6 Mar 2011


I was brought up in the era of the high-tech vinyl LP, where much effort often seemed to go into producing as long an LP as possible. Soon, of course, came the CD where one selling point was being able to cram much more music in than the LP ever could.

Those are a few of the reasons I have to fight a definite (though irrational) sense of embarrassment producing something like Trek, which is not very remarkable length-wise. But you should of course be aware that your formative years are never more significant than anyone else's!

The point is that while mega-albums may have been the order of the day during my teenage years, things were very different in the sixties and early seventies. Many famous bands you feel were around forever and must have a humongous output really, er, didn't. If you'd like a different perspective on the concept of "impressive body of work", let's have a look at Simon and Garfunkel, for instance.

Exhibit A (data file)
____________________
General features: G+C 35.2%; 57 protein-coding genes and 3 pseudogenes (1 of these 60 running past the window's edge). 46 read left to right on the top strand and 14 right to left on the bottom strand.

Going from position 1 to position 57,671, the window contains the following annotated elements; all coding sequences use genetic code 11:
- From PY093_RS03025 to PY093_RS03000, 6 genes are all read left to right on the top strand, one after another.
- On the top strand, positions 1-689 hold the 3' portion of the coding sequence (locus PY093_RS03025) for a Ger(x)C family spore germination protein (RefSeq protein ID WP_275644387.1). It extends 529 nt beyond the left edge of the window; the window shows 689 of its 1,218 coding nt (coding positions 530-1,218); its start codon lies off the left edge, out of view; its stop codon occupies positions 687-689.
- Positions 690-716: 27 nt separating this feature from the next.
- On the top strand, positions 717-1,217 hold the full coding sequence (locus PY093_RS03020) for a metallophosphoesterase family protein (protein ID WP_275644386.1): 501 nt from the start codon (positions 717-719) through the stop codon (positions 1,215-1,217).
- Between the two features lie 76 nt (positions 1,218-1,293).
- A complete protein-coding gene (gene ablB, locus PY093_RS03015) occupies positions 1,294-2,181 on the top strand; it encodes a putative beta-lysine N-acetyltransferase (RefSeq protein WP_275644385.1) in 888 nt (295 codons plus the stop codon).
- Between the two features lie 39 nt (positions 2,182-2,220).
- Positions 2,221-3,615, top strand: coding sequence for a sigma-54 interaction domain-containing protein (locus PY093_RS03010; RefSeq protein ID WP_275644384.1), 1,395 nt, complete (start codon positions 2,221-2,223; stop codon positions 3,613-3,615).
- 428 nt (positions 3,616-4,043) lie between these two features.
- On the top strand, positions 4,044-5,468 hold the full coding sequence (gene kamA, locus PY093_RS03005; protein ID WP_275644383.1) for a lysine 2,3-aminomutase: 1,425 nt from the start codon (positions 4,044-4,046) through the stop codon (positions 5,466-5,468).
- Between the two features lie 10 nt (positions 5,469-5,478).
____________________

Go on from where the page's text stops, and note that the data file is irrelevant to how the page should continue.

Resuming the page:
Total number of "proper" studio albums produced: 5. Album lengths:

Wednesday Morning 3 am - 31:31
Sounds of Silence - 29:13
Parsley, Sage, Rosemary and Thyme - 27:54
Bookends - 29:41
Bridge over Troubled Water - 36:46

(forgetting for the moment sound tracks and solo albums...)

So, a total output of about two and a half hours there... and only one album substantially over half an hour long.

Now, if one of the top ten LPs of all time didn't need more, then why should mine? In fact, "Trek" is now also exactly 36:46 until the music stops - the four extra seconds on the final song is just letting all levels drop to zero from the final note!

All in all, I feel much better now!

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